In the summer of 2013, Boston Children's Hospital regained a vital piece of its history, the Iron Lung, after a decades-long search. Invented at Boston Children's in 1928, iron lungs were used to care for polio patients of all ages whose symptoms made it difficult or impossible for them to breathe independently. But in the 1980s, iron were replaced with newer technology and Boston Children's, to make room for other medical devices discarded its supply. Then, in 2013, five intact iron lungs were found in one of the least likely places: an abandoned mental hospital...
The hallway is damp and almost completely dark; the only light source is an open doorway leading outside. Broken pieces of machinery under a thick sheet of dust and graffiti line the passageway - the handiwork of teenagers who hunt ghosts in the abandoned facility. Walking inside, it's easy to imagine you've stepped onto the set of a horror movie. It's definitely the last place you would expect to find critical artifacts from Boston Children's Hospital's history: five old iron lungs.
Developed in 1928 by Harvard School of Public Health researcher Philip Drinker, PhD, the iron lung treated thousands of polio sufferers for the worst of the disease's ravishes: respiratory paralysis. Well into the 1980s, iron lungs were used to treat polio survivors as well as patients with other neuromuscular diseases like muscular dystrophy. However, innovation never stops moving forward at Boston Children's, and as newer tools for managing respiratory paralysis became feasible, the hospital's iron lungs were discarded.
"At the time, we had no space to store them," Mark Rockoff, MD, vice-chair of the Department of Anesthesiology, Perioperative and Pain Medicine and chair of Boston Children's Archives Committee admits. "We were glad to get rid of them." It's a decision Rockoff and members of the Archive Committee have spent the past four years trying to undo, following up on potential leads across auction houses, eBay and classified ads.
"Dr. Rockoff really put the bug in people's ears to look around," says Alina Morris, MLIS, hospital archivist. Ultimately, new technology helped track down old technology this spring when Morris found a photograph online of five iron lungs in an abandoned state hospital in Lakeville, Mass. "I couldn't believe an image search led us to one, let alone five," Morris says. "We don't want people to forget how important these machines were."
Today - nearly 60 years after the polio vaccine was first developed - it's difficult to remember or imagine the widespread fear the disease sparked, and respiratory paralysis was among the most dreaded of its outcomes. Because it could cause weakness or paralysis in a patient's chest muscles, polio sometimes left patients unable to breathe adequately under their own power. Drinker was inspired to create the first iron lung by his firsthand experience seeing children with polio-induced respiratory paralysis struggling to breathe.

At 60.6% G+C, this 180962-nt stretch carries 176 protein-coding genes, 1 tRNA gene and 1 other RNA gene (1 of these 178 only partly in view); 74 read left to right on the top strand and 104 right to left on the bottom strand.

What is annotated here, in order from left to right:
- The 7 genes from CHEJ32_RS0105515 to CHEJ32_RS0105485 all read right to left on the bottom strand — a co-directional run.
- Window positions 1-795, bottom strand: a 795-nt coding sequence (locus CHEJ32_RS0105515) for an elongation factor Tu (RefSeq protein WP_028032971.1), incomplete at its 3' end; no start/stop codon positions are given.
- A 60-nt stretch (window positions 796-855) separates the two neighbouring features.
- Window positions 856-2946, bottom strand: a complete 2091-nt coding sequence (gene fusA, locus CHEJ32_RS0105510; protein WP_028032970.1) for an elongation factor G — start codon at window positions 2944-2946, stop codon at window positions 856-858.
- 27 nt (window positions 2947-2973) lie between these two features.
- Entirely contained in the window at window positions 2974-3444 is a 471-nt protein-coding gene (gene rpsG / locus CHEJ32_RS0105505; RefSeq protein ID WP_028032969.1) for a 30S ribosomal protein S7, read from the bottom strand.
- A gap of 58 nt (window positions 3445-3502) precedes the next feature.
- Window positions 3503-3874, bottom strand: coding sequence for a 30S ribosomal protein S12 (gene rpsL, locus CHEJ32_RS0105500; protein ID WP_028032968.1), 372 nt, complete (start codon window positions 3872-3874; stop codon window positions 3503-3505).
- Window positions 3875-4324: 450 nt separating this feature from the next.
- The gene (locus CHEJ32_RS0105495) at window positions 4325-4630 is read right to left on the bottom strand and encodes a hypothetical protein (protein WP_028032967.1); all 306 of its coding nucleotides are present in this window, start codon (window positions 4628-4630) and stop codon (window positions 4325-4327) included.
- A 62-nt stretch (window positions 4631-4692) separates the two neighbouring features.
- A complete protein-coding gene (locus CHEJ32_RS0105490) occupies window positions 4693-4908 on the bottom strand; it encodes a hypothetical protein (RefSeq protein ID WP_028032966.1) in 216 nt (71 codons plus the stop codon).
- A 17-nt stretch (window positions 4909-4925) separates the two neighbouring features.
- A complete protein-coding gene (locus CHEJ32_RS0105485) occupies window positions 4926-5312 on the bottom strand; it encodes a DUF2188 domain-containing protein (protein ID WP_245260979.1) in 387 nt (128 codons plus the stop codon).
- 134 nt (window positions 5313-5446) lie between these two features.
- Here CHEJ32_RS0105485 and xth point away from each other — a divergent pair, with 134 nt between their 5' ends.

Along with fellow Harvard researcher Louis Agassiz Shaw, Drinker tested a breathing device using little more than an enclosed box and vacuum motors to rhythmically increase and decrease pressure. A much larger metallic version of the machine, capable of forcing the body to inhale and exhale, was a literal breath of welcome relief for many polio sufferers.
Before Drinker and Shaw's breakthrough, there weren't any long-term treatment options for polio patients with this complication. "There wasn't much that could be done besides make patients comfortable," Rockoff says.
That was the likely course of action for one polio victim being treated at Boston Children's the year Drinker and Shaw created their machine. The patient, an 8-year-old girl, was in the grips of respiratory paralysis and near death when she became the first patient to be placed in an iron lung. Within seconds, her breathing was regulated - an improvement so dramatic and so rapid, it earned Drinker and his machine overnight celebrity.
In a short time, the iron lung was in great demand in Boston and across the country. In 1931, inventor John Emerson developed a cheaper and improved version of the machine - one that included a bed and portal windows allowing nurses to care for a patient's limbs and body while the patient was in the device. Soon thereafter, to help meet growing demand, Drinker designed a room-sized respirator capable of housing several patients at once for Boston Children's.
The most commonly produced iron lung, Emerson's model, looks like a tube with a large opening at one end through which a patient could be slid into the chamber. There are several smaller openings along the sides of the body, which is mounted on a rolling cart. At the other end, a motor is affixed under the tube and sucks air in and out to change the pressure inside the airtight chamber.
The five units in Lakeville are surprisingly intact despite some obvious wear and tear. They are standing in a neat row against a wall the morning a team of movers arrives to wheel them to the other side of the building, where a forklift waits to carry them one at a time out through the second floor window and onto the bed of a truck that will transport them to Boston Children's Hospital at Peabody.
When they arrive, the machines will need to be inspected, sandblasted and repainted. Their foam and leather components will need to be replaced and new motors installed. Restoring the iron lungs will take months, but for Rockoff and the Archives Committee, that's a worthwhile price to pay to bring a vital piece of hospital history back home. "These machines saved thousands of lives," Morris says, "and having them back is a way for us to honor Boston Children's tradition of innovation and cutting-edge patient care."